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Supreme Court Rejects GM Appeal Regarding Ignition Case

Supreme Court Rejects GM Appeal Regarding Ignition Case

The U.S. Supreme Court has declined to hear General Motors’ appeal case regarding its ignition switch scandal. The rejection could open GM up to billions in lawsuits, as the appeal was an attempt to overrule a lower court’s ruling that New GM is liable for ignition switch claims on accidents that occurred prior to the company’s bankruptcy filing.

The high court’s rejection is a major economic blow to GM. Plaintiff lawyers have estimated the claims, of which there are hundreds, could total as much as $10 billion. GM has already expended approximately $2.5 billion on the ignition switch scandal; $600 million of which was set aside to compensate victims for injury and loss. Another $900 million was paid to the Justice Department as a fine for failing to address the product defect in a proper fashion.

In the Second U.S. Circuit Court of Appeals¬†ruling, which happened last July, GM’s liability shield gained during its June 2009 bankruptcy proceeding was overruled. As common in corporate bankruptcies, GM was deemed “free and clear” of all product liabilities on incidents that occurred prior to the formation of New GM in 2009. GM’s legal team argued last July that their bankruptcy shield clearly exempted them from ignition cases from plaintiffs with incidents that happened prior to the bankruptcy.

The federal court ruled against GM, citing that the bankruptcy shield was denying plaintiff’s constitutional rights to due process. The legal logic of the court is that since GM did not disclose the ignition switch liability during its bankruptcy proceedings in 2009, it cannot be shielded from said liabilities today.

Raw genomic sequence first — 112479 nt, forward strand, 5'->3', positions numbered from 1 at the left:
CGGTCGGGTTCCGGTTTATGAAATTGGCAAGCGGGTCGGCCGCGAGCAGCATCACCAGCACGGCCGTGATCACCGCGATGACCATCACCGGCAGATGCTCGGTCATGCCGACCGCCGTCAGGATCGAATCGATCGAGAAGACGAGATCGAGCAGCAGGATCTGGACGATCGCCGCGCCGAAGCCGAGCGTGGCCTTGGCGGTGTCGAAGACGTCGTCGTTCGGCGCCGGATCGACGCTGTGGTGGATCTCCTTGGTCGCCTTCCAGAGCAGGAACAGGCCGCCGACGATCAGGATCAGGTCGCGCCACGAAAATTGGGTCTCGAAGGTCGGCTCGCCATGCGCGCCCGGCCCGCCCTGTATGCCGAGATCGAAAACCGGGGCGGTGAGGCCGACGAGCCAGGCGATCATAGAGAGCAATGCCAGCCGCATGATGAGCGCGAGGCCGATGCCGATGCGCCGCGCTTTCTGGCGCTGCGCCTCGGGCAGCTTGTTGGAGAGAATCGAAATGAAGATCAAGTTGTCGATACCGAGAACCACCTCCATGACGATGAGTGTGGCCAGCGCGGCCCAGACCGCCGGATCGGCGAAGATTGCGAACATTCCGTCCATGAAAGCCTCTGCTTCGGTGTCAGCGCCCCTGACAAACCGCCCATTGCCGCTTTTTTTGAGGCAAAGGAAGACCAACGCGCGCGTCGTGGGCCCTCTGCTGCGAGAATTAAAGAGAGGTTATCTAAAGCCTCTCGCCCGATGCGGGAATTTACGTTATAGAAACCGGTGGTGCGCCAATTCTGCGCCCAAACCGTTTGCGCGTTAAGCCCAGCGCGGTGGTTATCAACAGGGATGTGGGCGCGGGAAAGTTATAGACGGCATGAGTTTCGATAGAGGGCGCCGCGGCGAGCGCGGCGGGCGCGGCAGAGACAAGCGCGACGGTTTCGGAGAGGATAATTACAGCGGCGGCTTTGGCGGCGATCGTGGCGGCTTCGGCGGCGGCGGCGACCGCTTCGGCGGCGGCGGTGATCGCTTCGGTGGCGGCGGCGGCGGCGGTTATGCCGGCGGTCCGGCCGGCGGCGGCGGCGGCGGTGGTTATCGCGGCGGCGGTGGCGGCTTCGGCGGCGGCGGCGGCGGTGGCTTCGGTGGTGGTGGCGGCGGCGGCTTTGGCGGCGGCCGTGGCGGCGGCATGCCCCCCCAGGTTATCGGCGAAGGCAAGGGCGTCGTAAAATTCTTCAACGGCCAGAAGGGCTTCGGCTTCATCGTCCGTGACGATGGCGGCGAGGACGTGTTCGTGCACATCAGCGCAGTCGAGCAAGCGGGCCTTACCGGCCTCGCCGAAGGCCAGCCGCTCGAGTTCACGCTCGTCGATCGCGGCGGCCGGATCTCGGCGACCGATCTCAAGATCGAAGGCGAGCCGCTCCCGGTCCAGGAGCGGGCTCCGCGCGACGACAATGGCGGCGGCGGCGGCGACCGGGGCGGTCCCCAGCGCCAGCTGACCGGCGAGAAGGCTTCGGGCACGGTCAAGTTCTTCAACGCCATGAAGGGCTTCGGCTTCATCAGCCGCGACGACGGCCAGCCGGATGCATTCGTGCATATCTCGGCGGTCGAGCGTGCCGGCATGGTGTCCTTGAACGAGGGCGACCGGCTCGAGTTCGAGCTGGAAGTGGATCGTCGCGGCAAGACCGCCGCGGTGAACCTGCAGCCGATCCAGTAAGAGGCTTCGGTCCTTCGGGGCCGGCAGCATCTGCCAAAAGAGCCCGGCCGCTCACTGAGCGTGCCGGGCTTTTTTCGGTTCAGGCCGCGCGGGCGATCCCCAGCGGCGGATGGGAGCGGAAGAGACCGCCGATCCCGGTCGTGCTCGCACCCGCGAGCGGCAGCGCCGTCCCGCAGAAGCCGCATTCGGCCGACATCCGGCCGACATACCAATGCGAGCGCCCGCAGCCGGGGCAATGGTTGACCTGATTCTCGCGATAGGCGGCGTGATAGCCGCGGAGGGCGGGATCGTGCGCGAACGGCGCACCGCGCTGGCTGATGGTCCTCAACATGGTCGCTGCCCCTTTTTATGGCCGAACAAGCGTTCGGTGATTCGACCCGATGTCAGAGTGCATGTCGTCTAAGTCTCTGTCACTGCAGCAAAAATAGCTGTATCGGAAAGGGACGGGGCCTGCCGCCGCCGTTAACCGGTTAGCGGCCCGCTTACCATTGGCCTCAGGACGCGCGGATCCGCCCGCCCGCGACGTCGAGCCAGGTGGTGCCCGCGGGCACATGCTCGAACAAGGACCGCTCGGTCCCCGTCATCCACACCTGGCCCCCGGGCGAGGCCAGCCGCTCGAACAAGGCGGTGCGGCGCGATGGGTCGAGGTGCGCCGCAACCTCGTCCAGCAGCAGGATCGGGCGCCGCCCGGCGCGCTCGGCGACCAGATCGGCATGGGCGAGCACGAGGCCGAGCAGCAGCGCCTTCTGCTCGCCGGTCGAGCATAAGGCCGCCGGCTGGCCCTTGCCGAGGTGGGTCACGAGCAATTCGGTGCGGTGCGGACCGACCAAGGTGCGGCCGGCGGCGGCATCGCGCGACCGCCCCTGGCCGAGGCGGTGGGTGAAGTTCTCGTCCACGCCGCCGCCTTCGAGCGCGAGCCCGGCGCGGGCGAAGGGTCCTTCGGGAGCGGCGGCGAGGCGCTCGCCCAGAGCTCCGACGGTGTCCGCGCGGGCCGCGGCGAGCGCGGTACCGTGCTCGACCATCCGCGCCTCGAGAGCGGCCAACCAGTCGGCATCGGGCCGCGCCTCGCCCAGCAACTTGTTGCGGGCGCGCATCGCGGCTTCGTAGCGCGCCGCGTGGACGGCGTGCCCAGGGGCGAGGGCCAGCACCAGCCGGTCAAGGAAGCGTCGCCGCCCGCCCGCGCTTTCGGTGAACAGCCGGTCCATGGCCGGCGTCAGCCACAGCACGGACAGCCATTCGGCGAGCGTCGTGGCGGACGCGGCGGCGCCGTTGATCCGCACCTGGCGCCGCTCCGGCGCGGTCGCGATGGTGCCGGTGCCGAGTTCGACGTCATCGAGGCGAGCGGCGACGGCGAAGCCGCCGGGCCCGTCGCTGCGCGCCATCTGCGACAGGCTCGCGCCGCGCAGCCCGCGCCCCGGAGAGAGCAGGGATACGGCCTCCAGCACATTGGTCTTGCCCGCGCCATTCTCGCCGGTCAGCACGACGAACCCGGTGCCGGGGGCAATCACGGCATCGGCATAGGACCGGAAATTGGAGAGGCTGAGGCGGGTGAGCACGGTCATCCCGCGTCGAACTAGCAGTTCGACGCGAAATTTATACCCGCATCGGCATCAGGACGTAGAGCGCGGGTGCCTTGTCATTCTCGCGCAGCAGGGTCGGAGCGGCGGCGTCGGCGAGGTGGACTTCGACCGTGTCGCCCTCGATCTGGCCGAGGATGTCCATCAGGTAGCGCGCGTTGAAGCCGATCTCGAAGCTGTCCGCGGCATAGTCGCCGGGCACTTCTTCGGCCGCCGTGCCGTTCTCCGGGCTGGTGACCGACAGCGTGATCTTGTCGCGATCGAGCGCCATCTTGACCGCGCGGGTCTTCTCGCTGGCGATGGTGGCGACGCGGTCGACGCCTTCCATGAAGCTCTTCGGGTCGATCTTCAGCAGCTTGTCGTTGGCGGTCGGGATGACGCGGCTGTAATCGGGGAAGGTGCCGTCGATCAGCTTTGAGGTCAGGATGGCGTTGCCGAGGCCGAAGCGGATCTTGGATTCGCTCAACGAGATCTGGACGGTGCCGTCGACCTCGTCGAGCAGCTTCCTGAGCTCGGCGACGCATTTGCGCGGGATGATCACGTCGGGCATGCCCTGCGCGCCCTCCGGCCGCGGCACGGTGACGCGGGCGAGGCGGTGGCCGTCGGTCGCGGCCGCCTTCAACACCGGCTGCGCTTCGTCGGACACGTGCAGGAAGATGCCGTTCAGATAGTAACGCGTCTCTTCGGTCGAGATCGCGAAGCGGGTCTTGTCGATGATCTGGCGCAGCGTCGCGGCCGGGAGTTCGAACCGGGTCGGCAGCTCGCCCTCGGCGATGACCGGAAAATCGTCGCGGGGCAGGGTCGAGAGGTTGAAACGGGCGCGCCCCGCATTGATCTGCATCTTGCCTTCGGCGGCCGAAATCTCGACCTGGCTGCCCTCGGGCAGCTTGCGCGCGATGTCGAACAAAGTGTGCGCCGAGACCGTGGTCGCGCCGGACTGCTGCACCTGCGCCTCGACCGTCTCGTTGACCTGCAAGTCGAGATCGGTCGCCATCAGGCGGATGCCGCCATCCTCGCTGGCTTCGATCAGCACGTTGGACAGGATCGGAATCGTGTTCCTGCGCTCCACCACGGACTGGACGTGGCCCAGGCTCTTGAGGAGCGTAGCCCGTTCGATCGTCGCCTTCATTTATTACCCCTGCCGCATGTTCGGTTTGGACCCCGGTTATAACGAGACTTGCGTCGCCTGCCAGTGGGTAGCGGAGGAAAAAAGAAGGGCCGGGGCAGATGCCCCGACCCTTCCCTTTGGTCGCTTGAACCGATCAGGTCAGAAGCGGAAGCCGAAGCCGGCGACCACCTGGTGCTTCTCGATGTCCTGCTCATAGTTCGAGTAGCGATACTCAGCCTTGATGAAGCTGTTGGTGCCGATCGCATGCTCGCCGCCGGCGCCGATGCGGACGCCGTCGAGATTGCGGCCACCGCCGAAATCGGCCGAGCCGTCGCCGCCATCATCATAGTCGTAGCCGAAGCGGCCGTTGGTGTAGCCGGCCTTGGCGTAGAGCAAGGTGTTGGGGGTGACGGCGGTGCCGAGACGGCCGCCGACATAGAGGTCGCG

This entire case stems from the company’s 2014 recall of about 2.58 million vehicles to replace defective ignition switches. In these vehicles the ignition could inadvertently move to the “off” position while the vehicle was in motion, causing crashes. GM has admitted the company was aware of the defect years before issuing the recall.

GM states the company is aware of 100 class-action lawsuits, 284 federal and state lawsuits and additional cases in Canada, all pending from the ignition scandal. The company is also under investigation by 49 state attorneys general regarding the ignition switch scandal.

The company has declined to state any internal estimates as to the value of the pending claims.


About Nick Saporito

AutoVerdict Senior Editor Nick Saporito began writing about cars at age 13. Nick ran a couple of automotive enthusiast sites for several years, before taking some time off to focus on his career and education. By day he's a marketing executive in the telecom world and by night he hangs out here at AV. You'll find him focusing on tech, design and the industry's future.
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